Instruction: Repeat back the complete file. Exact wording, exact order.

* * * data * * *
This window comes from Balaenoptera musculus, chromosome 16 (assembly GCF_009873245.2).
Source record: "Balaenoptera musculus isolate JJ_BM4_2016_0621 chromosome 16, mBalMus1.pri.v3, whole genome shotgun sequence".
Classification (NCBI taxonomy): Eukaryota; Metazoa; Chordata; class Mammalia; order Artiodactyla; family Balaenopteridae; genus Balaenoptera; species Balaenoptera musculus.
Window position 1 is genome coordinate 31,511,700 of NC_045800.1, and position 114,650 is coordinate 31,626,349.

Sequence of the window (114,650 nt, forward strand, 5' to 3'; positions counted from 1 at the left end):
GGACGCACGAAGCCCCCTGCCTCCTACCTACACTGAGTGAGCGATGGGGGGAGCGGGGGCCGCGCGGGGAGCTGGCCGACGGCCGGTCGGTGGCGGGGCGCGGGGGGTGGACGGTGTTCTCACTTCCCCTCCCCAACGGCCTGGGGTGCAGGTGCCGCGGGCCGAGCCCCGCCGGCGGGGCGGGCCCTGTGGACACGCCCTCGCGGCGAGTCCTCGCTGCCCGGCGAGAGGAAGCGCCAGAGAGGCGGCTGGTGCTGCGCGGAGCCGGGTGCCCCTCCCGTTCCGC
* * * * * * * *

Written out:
This window comes from Balaenoptera musculus, chromosome 16 (assembly GCF_009873245.2).
Source record: "Balaenoptera musculus isolate JJ_BM4_2016_0621 chromosome 16, mBalMus1.pri.v3, whole genome shotgun sequence".
Classification (NCBI taxonomy): Eukaryota; Metazoa; Chordata; class Mammalia; order Artiodactyla; family Balaenopteridae; genus Balaenoptera; species Balaenoptera musculus.
Window position 1 is genome coordinate 31,511,700 of NC_045800.1, and position 114,650 is coordinate 31,626,349.

Sequence of the window (114,650 nt, forward strand, 5' to 3'; positions counted from 1 at the left end):
GGACGCACGAAGCCCCCTGCCTCCTACCTACACTGAGTGAGCGATGGGGGGAGCGGGGGCCGCGCGGGGAGCTGGCCGACGGCCGGTCGGTGGCGGGGCGCGGGGGGTGGACGGTGTTCTCACTTCCCCTCCCCAACGGCCTGGGGTGCAGGTGCCGCGGGCCGAGCCCCGCCGGCGGGGCGGGCCCTGTGGACACGCCCTCGCGGCGAGTCCTCGCTGCCCGGCGAGAGGAAGCGCCAGAGAGGCGGCTGGTGCTGCGCGGAGCCGGGTGCCCCTCCCGTTCCGC